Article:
3. An aircraft seat according to claim 1 in which the front end of said retaining strap is provided with a lug for direct releasable connection to said quick release box.

4. An aircraft seat according to claim 1 in which said retaining strap is forked to provide a pair of divergent branches rearwardly of said guide means on the front of said seat pan.

References Cited in the file of this patent UNITED STATES PATENTS 2,892,602 Servanty June 30, 1959

Patent Citations
Cited PatentFiling datePublication dateApplicantTitle
US2892602 *Jul 23, 1953Jun 30, 1959SncasoAircraft ejectable seat with automatically releasable person attaching harness
Referenced by
Citing PatentFiling datePublication dateApplicantTitle
US3219297 *Jul 22, 1963Nov 23, 1965Lockheed Aircraft CorpPower actuated harness restraint
US4962965 *Sep 19, 1989Oct 16, 1990Spalding & Evenflo Companies, Inc.Seat belt assembly for high chairs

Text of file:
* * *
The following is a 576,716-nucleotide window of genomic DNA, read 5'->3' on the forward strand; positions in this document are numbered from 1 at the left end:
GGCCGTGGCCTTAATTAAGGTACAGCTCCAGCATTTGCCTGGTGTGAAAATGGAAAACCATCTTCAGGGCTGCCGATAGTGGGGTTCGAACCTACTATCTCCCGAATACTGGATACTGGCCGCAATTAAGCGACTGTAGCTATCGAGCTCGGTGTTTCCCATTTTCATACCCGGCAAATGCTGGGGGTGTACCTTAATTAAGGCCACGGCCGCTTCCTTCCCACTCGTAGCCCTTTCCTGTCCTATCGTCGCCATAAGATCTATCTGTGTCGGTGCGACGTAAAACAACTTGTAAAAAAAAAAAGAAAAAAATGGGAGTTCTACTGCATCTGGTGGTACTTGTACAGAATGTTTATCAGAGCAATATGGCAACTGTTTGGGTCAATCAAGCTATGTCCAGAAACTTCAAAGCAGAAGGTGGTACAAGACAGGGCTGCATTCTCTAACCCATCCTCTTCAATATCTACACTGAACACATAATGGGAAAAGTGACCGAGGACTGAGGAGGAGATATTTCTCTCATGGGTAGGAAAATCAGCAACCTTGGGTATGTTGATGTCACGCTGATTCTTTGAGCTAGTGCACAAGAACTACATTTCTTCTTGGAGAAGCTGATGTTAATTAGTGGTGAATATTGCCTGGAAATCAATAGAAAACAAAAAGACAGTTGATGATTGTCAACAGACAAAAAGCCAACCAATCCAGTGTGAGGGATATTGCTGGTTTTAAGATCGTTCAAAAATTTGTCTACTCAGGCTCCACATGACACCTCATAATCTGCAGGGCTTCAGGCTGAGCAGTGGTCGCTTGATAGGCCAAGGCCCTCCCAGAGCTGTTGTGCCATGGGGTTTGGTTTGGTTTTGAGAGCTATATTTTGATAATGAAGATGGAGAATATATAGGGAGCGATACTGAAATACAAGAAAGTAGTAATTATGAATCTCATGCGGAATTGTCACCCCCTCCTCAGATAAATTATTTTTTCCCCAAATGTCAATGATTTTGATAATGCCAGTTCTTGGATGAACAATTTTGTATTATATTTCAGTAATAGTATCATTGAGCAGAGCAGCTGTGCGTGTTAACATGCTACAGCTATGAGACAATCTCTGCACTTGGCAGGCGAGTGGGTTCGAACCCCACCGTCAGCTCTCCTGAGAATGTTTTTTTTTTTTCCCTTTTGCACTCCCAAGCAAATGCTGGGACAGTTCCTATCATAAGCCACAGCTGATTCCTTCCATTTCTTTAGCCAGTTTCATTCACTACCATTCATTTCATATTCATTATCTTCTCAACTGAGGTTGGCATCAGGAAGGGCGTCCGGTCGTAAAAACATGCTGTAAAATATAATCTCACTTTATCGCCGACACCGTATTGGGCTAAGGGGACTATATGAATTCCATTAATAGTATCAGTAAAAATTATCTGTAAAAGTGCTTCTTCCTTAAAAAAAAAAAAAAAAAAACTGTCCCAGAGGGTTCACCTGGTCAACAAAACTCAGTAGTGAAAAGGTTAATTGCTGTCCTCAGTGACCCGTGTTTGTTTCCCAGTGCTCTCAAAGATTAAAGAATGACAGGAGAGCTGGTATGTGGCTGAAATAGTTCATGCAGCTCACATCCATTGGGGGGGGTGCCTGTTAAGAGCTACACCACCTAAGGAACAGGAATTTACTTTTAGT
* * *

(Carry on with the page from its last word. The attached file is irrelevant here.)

US5624136 *Jul 28, 1995Apr 29, 1997Mcglothlin; Mark D.Safety system attached to seat belt in a motor vehicle
US5971492 *Oct 16, 1998Oct 26, 1999Pitman; ElizabethChild safety restraint system for car seat and method of using the same
US6220171Apr 6, 1999Apr 24, 2001Universal City StudiosAmusement ride
US7270347 *Oct 18, 2005Sep 18, 2007Milan ZlojutroSeatbelt attachment for use by pregnant women
US7364199 *Dec 4, 2003Apr 29, 2008Takata Seat Belts, Inc.Configurable vehicle restraint system having variable anchor points
US20040051294 *Sep 12, 2002Mar 18, 2004Zhaoxia XuSeat belt restraint system
US20050121897 *Dec 4, 2003Jun 9, 2005Takata Seat Belts, Inc.Configurable vehicle restraint system having variable anchor points
WO2005056337A2 *Dec 3, 2004Jun 23, 2005Takata Seat Belts, Inc.Configurable vehicle restraint system having variable anchor points
WO2005056337A3 *Dec 3, 2004Sep 9, 2005Takata Seat Belts IncConfigurable vehicle restraint system having variable anchor points
Classifications
U.S. Classification297/467
International ClassificationB64D25/06
Cooperative ClassificationB64D25/06
European ClassificationB64D25/06